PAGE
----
Over the years we had a couple of hummingbird feeders but hadn’t had much luck at attracting the birds. One of the many nice things about retirement is that you have time to try things for a second time if you had no success with them earlier. We had seen some hummingbirds checking out the flowers and bushes in our back yard. Pat was intrigued by them and decided to a buy a feeder and try it again. She went to Home Depot and looked at the units they had on display and asked questions of a lady working there. She received what we both thought was good and thoughtful advice. This lady suggested that Pat buy a feeder with a rim or perch around it so the hummingbirds could light and rest as they got their nectar. “After all”, she said, “the little birds get hot and tired, too”.
Pat bought a feeder and mixed up her first batch of nectar. Meanwhile, I found a couple of interesting web sites on the Internet and learned a few things about caring for the feeders, attracting birds, and other useful items. Pat hung up the feeder and we were in business.
The first three or four days were kind of slow. I guess it took the birds a little time to spot the feeder and spread the word. We had been sitting out on the patio a couple hours a day with our cat, Isabella, to keep her company. Izzie is an indoor cat and has never been outside on her own. To give her some outside time, which she really loves, we put a harness and leash on her and stay with her. We used to stake her out for 30 minutes to an hour at a time and check on her every 10 or 15 minutes to make sure she was okay and hadn’t tangled herself up. However, one day, Pat stepped out on the patio just as a big hawk came swooping over the fence to grab Izzie. If Pat hadn’t screamed and waved her arms we would be without a cat, now.
The feeder was attracting more visits each day. We found out quickly just how territorial and ornery these little birds are. If two of them show up at the same time, there is no sharing. Each tries to intimidate the other with aggressive moves and bluffing.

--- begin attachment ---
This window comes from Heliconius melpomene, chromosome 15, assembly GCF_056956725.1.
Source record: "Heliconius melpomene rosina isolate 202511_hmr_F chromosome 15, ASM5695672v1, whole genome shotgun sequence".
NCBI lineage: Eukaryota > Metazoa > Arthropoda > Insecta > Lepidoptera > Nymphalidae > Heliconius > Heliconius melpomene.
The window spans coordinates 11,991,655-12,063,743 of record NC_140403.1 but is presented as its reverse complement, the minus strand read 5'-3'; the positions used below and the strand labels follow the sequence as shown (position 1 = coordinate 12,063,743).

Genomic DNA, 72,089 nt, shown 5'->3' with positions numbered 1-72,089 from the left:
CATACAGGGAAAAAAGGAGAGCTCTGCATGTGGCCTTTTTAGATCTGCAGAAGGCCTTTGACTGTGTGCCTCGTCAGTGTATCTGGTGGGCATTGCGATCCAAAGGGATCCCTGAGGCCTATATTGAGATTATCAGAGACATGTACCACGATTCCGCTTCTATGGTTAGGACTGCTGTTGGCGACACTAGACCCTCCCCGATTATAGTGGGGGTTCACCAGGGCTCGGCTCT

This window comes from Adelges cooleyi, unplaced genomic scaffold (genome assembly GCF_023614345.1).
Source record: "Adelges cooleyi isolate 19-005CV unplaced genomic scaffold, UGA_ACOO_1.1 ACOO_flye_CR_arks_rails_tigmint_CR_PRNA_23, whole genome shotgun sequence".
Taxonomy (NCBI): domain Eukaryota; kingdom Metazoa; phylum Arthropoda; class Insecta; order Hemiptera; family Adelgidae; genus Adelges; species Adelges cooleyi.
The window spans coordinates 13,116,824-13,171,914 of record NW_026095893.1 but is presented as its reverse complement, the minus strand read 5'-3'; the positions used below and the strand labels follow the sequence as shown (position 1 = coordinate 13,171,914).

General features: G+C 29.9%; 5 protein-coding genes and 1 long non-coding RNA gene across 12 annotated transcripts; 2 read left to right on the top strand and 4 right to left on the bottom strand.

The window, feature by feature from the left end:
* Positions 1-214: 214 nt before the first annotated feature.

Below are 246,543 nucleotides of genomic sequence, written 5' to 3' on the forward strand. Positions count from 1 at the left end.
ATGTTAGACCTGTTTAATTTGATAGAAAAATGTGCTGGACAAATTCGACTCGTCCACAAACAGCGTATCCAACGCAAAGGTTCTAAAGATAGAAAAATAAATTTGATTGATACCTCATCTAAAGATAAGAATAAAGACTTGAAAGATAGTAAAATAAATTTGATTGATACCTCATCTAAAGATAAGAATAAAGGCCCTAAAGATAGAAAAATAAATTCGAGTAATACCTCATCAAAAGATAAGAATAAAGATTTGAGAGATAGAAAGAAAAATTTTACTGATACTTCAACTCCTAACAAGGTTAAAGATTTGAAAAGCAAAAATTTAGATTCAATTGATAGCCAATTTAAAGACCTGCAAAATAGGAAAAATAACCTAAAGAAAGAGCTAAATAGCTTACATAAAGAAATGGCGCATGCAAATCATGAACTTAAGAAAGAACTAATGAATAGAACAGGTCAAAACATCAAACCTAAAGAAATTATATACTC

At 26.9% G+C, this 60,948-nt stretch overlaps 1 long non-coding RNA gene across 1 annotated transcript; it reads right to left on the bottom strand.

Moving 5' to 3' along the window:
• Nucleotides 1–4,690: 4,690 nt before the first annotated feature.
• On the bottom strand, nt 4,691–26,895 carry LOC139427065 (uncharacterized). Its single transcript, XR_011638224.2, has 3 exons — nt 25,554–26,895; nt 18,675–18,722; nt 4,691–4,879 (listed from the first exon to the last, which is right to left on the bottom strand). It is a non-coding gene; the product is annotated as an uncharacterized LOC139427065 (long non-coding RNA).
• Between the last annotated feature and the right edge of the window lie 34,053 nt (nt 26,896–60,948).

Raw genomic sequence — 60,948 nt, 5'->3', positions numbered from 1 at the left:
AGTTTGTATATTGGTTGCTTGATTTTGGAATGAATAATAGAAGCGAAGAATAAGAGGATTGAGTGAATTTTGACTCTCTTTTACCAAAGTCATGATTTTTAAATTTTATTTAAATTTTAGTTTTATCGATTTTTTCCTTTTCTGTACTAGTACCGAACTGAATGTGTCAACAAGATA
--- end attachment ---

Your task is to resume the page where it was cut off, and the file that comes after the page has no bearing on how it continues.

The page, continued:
One morning Pat was working in the kitchen and heard a commotion at the patio door. Her view of the door was partially blocked by the cabinet so she moved over a little to see what was going on. There was Izzie standing on her hind legs and stretched out to full height with her front paws resting on the screen. On the other side of the screen and hovering nose-to-nose with Izzie was this cocky little humming bird. The point of this encounter seemed to be that the humming bird wanted to tease the cat. The little bird-brain had no idea that this cat dreamed of stalking birds and lizards and had actually backed down two dogs at once that thought they could invade her space. The bird was no piker either, showing no fear at all. He would buzz right up to Izzie’s nose and she would take a swing at him, striking the screen. I don’t know if the air currents generated by Izzie’s swing were pushing the bird back or if the bird’s extraordinary reflexes made it seem that way, but they seemed to be involved in a weird little boxing match. There was a lot of bobbing and weaving going on, with Izzie occasionally throwing an overhand right and the bird slipping it to perfection. They kept this going for a couple of minutes. It was a strange little dance performed by two strange little pugilists. When they got bored, they quit and went away. No harm, no foul, and nobody hurt!
September 16, 2014